I’m in the stage of life when something has atrophied in my skills as a caregiver for the young. I can no longer chase after little children all day and still be my energetic, lovable self. In fact, I’m barely able to put a coherent sentence together after 5 p.m.
I cannot tend to kids and look presentable for very long. Doesn’t matter how perky my hair-do at start of day, in two hours every single strand strings pitiably around my nose. No matter how clean my clothes, they’re colorfully re-decorated by noon with splotches of cereal, smears of bananas, a spot of two of cheese dip and a generous helping of runny noses.
By 10 o’clock I long for the baby to fuss, signaling her nap time. I consider pinching her to hurry it up, but, thankfully, catch myself in time. NAP TIME is my new Geritol, because when little-bit gives it up, I can plop the other three in front of cartoons while I … swoon and doze blissfully too.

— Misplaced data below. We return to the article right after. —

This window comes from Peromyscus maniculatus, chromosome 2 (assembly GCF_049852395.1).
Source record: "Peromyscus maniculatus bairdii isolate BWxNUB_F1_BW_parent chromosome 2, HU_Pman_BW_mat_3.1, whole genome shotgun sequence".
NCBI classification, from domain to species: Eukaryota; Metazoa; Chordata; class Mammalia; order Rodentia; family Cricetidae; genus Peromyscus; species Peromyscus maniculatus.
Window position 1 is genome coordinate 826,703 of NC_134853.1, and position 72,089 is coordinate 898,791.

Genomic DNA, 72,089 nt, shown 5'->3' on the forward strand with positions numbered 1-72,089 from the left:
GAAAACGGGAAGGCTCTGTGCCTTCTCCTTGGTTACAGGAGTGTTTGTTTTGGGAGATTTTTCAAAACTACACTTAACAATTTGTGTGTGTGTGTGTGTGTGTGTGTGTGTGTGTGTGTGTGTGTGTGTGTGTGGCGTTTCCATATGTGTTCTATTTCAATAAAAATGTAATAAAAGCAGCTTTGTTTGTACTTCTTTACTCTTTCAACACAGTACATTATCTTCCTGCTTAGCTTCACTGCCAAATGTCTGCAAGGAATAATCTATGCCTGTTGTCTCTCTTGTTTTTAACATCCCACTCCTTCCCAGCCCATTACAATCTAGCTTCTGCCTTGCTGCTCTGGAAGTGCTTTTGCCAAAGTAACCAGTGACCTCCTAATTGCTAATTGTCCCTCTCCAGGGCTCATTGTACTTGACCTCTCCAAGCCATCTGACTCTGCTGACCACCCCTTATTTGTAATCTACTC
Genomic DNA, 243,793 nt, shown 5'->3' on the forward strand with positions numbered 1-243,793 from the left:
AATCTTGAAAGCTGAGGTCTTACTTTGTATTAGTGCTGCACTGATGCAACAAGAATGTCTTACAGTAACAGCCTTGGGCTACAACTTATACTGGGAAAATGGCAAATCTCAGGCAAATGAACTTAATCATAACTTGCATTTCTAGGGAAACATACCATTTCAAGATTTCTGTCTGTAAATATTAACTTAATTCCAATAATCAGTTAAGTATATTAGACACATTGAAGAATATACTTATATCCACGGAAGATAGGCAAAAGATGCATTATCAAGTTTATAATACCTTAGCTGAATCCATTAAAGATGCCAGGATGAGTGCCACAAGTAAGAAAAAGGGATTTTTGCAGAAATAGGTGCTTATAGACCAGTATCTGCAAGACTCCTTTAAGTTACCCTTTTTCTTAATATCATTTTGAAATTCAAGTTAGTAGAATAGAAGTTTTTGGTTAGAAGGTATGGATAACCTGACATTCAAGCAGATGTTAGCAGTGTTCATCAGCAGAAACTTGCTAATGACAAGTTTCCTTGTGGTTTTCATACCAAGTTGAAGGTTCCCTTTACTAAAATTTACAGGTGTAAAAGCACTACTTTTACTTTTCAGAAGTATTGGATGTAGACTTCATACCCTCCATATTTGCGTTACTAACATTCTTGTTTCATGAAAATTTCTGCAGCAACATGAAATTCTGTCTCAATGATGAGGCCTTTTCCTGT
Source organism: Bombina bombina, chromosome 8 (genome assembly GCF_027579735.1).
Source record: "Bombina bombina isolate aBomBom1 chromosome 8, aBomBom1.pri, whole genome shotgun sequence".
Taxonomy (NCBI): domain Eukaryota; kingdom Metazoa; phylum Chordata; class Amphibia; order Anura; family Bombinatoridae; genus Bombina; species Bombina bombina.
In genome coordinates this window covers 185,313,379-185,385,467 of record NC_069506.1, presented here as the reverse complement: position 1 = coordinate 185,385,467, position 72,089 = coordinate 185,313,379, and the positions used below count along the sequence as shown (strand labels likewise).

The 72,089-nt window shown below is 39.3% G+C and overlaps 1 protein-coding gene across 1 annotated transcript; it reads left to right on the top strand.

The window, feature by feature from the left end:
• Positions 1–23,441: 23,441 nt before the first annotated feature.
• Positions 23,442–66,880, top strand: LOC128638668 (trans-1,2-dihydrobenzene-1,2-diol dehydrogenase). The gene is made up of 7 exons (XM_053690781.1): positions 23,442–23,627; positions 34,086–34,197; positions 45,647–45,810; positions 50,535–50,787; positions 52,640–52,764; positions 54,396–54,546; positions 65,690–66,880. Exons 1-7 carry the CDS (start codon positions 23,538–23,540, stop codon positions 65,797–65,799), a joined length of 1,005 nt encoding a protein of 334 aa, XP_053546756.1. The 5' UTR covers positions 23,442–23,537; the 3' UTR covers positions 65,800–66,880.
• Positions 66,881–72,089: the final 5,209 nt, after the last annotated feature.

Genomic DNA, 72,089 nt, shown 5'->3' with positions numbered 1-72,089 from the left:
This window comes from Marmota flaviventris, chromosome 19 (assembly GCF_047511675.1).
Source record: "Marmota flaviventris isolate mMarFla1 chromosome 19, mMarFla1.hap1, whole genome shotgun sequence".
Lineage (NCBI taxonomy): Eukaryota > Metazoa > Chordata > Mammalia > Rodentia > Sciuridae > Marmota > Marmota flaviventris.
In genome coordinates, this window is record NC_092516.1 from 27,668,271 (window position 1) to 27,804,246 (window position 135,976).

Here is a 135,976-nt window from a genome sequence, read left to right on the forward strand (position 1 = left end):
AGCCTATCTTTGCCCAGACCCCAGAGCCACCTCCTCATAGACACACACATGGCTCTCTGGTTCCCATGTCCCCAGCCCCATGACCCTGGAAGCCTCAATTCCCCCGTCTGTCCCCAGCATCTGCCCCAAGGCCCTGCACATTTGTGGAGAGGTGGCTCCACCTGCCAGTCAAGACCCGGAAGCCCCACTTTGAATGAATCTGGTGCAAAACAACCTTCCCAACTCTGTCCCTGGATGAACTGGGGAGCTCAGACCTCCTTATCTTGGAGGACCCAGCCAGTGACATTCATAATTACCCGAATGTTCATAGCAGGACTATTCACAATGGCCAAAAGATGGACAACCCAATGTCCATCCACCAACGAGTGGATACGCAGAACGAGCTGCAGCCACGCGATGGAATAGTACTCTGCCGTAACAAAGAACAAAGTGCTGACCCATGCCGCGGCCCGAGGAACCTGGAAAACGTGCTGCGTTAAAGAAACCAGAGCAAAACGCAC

When day is done, I shuffle instead of walking briskly as I did at breakfast time. I have to be extra careful with bedtime rituals. Is that really toothpaste I’m squishing onto the little toothbrush? Yikes!! It says “K-Y” on the tube!! The toddler seems to find this substance that’s coating her mouth interesting instead of awful so I relax a little. Maybe it’ll retard cavities, who knows? Mankind may thank me one day.
But even as I fall into bed at 8 p.m. I get little relief. My dreams are wildly populated by little kids gleefully doing such things as: holding down the water thingie on the frig door and cackling while getting a very cold bath (we old people forgot to lock it again), pushing lamps off tables with pummeling little feet while supposedly sleeping on pa-pa’s bed, or finger-painting with you-know-what. E-gads! I need to wake up!! Never mind, I was awake the whole time.
Why then do I look so forward to these little humans coming to see me?! I have no scholarly answer for that; I just know I love those sweet little faces lighting up when they see me as they run through the door. I adore tiny voices shouting “Granmama, we’ve come to see you!!!” And together we cherish these fleeting moments of childhood.